Based on underlying conceptual perspectives, as codified by the World Health Organization and the International Classification of Functioning, Disability and Health, medical model treatment focuses on body functions and structures. In contrast, educational treatment focuses on function and participation.
If you service students in Preschool, your treatment may straddle the fence. Occupational Therapy in Head Start programs, Early Intervention, IDEA Part C, including Birth to Age 5 settings are considered a Primary Service. As such, money supporting OT intervention comes primarily from the Department of Health and Human Services.
However, once a student graduates to grade school, Occupational Therapy services fall under the realm of Related Service. All the Title One, Special education, Response to Intervention, and IDEA part B mandated services are funded through the U.S. Department of Education.
And… as the expression goes… Follow the money… the funding stream supporting your service is the one to whom you are answerable.
In other words, if your OT services are being funded through the Department of Education, you should be providing educationally relevant services. So what is educationally relevant service? Up next!
Medical versus Educational Model
Let’s clarify the differences between the two models.
The medical model is an Impairment one. Treatment emphasizes reducing or remediating impairment in body function or structure. These types of treatments are considered traditional Occupational Therapy interventions and are more widely researched. These include:
- Sensory motor/Sensory Integration
- Biomechanical treatment
- Neurodevelopmental therapy
- Medical services
The theory behind their usage is that there is a direct relationship between underlying processes and functional performance.
The educational model is a Performance-focused one. The emphasis is improving activity and participation without attention to underlying impairments. They include:
- Task-Specific training
- Cognitive approaches
- Behavioral Reinforcement
- Forward-Backward Chaining
The theory behind the use of a Performance Intervention is that children who experience difficulties with the performance of daily occupations can acquire these skills through specific skill training. This focus is considered by academics as an emerging OT intervention and have neither been as widely researched nor implemented, especially over the last few decades.
That said, my friends, this seems to be a case of what is old is new again.
The strategies alluded to under the Performance model were those very interventions used in the formative and adolescent years of our profession. We identified problem tasks that were important to an individual… and then through an extensive task analysis, we worked to rebuild proficiency in that skill.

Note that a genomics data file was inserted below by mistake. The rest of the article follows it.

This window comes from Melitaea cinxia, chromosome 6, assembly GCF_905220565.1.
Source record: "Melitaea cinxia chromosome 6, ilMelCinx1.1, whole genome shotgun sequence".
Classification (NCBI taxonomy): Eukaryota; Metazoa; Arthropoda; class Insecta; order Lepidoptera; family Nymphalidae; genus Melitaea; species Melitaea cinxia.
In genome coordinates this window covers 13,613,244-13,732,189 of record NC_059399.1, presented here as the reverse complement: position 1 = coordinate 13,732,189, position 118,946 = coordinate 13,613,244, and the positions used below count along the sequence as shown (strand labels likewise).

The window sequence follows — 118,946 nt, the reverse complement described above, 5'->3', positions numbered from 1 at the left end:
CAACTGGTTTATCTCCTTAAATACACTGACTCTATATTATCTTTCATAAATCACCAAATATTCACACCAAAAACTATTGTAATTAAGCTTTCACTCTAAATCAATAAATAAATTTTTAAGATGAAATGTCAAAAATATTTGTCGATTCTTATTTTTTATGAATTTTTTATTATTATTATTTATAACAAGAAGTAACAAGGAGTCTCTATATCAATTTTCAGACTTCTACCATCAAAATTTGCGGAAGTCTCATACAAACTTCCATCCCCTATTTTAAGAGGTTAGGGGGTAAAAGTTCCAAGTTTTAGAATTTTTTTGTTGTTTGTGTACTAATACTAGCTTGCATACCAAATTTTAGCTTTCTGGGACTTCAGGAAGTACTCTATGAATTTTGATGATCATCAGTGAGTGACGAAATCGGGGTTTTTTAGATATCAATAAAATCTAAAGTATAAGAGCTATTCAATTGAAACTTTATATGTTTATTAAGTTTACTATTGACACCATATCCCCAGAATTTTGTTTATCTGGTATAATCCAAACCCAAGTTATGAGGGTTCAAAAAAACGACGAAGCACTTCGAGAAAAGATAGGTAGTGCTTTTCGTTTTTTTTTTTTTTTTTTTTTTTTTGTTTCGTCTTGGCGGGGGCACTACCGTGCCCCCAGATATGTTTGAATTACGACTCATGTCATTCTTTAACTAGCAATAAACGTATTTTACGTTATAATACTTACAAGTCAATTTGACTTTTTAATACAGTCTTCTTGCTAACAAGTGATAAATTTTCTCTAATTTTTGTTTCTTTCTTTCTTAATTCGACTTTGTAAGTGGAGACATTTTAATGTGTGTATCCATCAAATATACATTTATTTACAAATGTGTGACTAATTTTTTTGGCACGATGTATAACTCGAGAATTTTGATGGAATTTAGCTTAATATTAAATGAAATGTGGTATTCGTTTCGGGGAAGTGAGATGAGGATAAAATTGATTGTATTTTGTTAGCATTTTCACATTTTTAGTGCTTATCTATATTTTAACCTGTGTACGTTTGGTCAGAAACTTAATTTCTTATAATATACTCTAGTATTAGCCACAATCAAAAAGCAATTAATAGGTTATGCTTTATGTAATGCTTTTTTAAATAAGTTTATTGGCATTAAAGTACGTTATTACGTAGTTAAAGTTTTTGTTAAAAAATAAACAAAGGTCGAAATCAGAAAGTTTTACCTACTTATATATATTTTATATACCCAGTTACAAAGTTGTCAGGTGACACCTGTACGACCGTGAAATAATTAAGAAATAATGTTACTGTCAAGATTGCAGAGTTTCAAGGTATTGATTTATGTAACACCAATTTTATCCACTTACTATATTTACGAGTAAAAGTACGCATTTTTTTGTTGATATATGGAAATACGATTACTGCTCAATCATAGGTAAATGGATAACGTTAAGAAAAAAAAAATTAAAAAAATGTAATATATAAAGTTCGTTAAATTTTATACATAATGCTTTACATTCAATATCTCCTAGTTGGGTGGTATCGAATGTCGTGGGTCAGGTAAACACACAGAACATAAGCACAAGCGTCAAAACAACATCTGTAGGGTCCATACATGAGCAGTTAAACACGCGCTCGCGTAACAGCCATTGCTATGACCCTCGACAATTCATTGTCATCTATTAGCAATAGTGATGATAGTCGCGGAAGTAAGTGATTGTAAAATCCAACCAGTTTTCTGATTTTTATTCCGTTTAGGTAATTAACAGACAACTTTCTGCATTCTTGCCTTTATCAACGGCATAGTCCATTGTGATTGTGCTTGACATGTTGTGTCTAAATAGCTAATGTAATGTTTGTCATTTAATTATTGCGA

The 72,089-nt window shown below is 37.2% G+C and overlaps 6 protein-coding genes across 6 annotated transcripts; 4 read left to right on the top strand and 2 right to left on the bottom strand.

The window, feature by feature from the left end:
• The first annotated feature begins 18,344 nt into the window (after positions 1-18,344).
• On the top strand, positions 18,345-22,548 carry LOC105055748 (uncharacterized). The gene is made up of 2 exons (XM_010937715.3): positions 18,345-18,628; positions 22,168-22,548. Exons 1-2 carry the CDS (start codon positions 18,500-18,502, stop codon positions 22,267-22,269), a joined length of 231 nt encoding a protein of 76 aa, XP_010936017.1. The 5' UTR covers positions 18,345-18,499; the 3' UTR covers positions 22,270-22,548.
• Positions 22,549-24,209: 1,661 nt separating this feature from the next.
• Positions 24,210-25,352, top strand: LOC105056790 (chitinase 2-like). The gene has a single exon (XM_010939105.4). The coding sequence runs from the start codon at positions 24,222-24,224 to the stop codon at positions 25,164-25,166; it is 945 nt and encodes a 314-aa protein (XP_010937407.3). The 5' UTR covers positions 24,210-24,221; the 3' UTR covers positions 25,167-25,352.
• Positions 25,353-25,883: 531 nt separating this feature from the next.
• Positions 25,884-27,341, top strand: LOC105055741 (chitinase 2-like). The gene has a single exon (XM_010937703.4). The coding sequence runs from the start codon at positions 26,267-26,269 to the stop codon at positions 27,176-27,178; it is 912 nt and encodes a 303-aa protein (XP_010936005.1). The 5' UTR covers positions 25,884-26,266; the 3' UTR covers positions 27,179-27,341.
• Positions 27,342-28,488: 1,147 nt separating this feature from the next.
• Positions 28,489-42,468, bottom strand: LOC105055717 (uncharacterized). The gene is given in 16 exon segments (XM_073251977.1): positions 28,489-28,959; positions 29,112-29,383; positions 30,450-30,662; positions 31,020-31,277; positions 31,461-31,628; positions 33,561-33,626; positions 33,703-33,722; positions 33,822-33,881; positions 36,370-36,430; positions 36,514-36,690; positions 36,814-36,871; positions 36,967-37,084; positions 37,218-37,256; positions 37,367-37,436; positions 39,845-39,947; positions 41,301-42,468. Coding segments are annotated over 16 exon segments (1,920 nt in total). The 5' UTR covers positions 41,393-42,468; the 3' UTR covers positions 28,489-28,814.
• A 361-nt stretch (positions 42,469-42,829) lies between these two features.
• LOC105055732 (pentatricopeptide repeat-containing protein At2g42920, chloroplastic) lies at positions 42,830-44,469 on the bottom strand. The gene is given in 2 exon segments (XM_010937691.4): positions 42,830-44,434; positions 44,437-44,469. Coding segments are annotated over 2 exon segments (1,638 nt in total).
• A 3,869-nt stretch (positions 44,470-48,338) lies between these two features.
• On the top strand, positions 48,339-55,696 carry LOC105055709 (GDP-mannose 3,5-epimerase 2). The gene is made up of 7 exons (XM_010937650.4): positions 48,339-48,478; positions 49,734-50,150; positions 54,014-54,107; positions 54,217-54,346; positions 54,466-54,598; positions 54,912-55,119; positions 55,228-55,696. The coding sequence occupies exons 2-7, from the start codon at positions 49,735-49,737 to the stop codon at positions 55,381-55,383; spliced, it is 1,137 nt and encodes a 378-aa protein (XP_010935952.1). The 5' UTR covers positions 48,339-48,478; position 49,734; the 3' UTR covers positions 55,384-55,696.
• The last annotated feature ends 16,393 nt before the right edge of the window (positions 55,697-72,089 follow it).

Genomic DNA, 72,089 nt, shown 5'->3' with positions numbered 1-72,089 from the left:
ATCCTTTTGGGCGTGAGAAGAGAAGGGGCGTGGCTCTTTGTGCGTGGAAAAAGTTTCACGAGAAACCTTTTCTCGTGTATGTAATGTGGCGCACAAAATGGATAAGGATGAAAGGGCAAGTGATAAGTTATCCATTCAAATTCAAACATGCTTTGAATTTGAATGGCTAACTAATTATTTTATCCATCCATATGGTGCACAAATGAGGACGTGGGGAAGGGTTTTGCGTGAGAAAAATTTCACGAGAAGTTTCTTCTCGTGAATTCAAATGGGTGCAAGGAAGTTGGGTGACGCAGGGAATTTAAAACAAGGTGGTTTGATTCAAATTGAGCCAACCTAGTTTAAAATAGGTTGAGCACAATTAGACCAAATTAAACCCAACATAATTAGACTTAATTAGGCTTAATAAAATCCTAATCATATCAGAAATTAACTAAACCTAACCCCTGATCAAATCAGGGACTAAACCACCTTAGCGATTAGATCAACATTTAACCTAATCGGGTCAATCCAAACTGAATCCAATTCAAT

Yet something happened to us along the way. We were stricken with a crisis of confidence. There was a pervasive sense that we were not scientific enough, not respected enough, or perhaps, not professional enough. The bottom line is that we shifted our focus to more physical modalities a la Physical Therapy, in a well-meaning attempt to measure our efforts and improve our successes. But guess what happened?
Impairment versus Performance Outcome Measures
In eye-opening research by Helene Polatajko, her systematic review of the evidence and literature disputed many of the claims of the superiority of Impairment interventions. Among her findings were that Sensory-motor interventions offered mixed results and sometimes were no better than no treatment.
Playing in shaving cream? Toward what end? Did you think it was promoting letter writing? It’s not.
Additionally, direct skills training including motor imagery, visual modeling, rehearsal, and practice of gross and fine motor activities improved performance and were superior to no intervention for children with motor coordination problems. So before getting hung up on the second part of the sentence… yes, they are saying practice is better than nothing… take a moment to appreciate how valuable practice it. If you want students to get better at a task, they actually have to work on the task. Even kids with significant motor issues can learn to cut, print, walk, dress. There is no substitute for practice. And as we’ll learn shortly regarding the best way to practice… keep the words Motor Learning Theory in mind!
Polatajko also noted that when using cognitive-based approaches, children improved performance on their three self-identified goals, maintained their skills after intervention, and reported satisfaction on all of their goals. This is a major tribute to the OT Practice Framework. Remember that the Framework emphasized the importance of bringing children into the process. Helping them understand why you are assessing different qualities, and then asking them what they want to work on goes a long way toward building the Buy-in and carryover.
Finally, Polatajko summed up her review by writing that a systematic review of impairment-oriented interventions is inconclusive or mixed at best and does not appear to promote function.
What?!! We’re supposed to be about function!! Is the research saying that contrary to popular theory encouraging building foundational skills and remediating deficits, the best results ignore those issues in favor of direct instruction?? Yep.
“For children with typical levels of intelligence, research shows that performance-oriented interventions may hold the most promise.”
You are hereby released from feeling a need to fill in all the gaps in the developmental charts. Let’s build skills!!